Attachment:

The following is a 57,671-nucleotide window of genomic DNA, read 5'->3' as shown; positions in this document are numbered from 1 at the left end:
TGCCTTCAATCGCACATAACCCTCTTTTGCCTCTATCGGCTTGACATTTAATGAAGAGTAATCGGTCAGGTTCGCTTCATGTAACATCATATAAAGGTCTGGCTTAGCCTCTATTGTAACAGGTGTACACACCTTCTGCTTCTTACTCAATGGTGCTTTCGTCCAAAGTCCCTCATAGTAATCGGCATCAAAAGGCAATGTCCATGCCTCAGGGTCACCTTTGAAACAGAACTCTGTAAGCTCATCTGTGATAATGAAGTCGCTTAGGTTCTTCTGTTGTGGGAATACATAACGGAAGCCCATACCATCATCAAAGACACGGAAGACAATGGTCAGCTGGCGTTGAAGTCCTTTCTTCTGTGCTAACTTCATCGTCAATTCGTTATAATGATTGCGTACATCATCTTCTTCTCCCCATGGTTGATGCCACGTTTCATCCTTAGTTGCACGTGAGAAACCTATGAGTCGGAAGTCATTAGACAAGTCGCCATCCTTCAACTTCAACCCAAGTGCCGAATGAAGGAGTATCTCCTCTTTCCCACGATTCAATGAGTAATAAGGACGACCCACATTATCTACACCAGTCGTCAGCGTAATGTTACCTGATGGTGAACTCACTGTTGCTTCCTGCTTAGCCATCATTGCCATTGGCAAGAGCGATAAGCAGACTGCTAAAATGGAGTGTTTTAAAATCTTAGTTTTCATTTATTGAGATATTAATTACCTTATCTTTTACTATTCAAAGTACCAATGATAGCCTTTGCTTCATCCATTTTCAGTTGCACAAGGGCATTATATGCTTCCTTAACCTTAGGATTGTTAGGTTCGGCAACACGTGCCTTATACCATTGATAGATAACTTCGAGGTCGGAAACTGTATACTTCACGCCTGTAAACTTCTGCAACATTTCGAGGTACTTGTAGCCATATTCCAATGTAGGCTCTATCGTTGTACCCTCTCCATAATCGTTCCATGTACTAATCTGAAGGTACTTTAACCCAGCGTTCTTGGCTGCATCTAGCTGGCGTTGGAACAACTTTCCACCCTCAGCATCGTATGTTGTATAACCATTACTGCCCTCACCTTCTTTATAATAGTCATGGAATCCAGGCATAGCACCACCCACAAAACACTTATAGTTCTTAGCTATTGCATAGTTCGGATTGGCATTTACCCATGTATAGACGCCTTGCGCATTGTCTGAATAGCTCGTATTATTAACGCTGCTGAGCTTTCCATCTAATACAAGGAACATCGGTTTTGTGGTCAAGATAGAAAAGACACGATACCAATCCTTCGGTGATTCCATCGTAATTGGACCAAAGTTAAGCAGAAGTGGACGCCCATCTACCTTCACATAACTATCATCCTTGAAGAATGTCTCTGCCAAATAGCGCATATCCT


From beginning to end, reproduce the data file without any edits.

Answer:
The following is a 57,671-nucleotide window of genomic DNA, read 5'->3' as shown; positions in this document are numbered from 1 at the left end:
TGCCTTCAATCGCACATAACCCTCTTTTGCCTCTATCGGCTTGACATTTAATGAAGAGTAATCGGTCAGGTTCGCTTCATGTAACATCATATAAAGGTCTGGCTTAGCCTCTATTGTAACAGGTGTACACACCTTCTGCTTCTTACTCAATGGTGCTTTCGTCCAAAGTCCCTCATAGTAATCGGCATCAAAAGGCAATGTCCATGCCTCAGGGTCACCTTTGAAACAGAACTCTGTAAGCTCATCTGTGATAATGAAGTCGCTTAGGTTCTTCTGTTGTGGGAATACATAACGGAAGCCCATACCATCATCAAAGACACGGAAGACAATGGTCAGCTGGCGTTGAAGTCCTTTCTTCTGTGCTAACTTCATCGTCAATTCGTTATAATGATTGCGTACATCATCTTCTTCTCCCCATGGTTGATGCCACGTTTCATCCTTAGTTGCACGTGAGAAACCTATGAGTCGGAAGTCATTAGACAAGTCGCCATCCTTCAACTTCAACCCAAGTGCCGAATGAAGGAGTATCTCCTCTTTCCCACGATTCAATGAGTAATAAGGACGACCCACATTATCTACACCAGTCGTCAGCGTAATGTTACCTGATGGTGAACTCACTGTTGCTTCCTGCTTAGCCATCATTGCCATTGGCAAGAGCGATAAGCAGACTGCTAAAATGGAGTGTTTTAAAATCTTAGTTTTCATTTATTGAGATATTAATTACCTTATCTTTTACTATTCAAAGTACCAATGATAGCCTTTGCTTCATCCATTTTCAGTTGCACAAGGGCATTATATGCTTCCTTAACCTTAGGATTGTTAGGTTCGGCAACACGTGCCTTATACCATTGATAGATAACTTCGAGGTCGGAAACTGTATACTTCACGCCTGTAAACTTCTGCAACATTTCGAGGTACTTGTAGCCATATTCCAATGTAGGCTCTATCGTTGTACCCTCTCCATAATCGTTCCATGTACTAATCTGAAGGTACTTTAACCCAGCGTTCTTGGCTGCATCTAGCTGGCGTTGGAACAACTTTCCACCCTCAGCATCGTATGTTGTATAACCATTACTGCCCTCACCTTCTTTATAATAGTCATGGAATCCAGGCATAGCACCACCCACAAAACACTTATAGTTCTTAGCTATTGCATAGTTCGGATTGGCATTTACCCATGTATAGACGCCTTGCGCATTGTCTGAATAGCTCGTATTATTAACGCTGCTGAGCTTTCCATCTAATACAAGGAACATCGGTTTTGTGGTCAAGATAGAAAAGACACGATACCAATCCTTCGGTGATTCCATCGTAATTGGACCAAAGTTAAGCAGAAGTGGACGCCCATCTACCTTCACATAACTATCATCCTTGAAGAATGTCTCTGCCAAATAGCGCATATCCT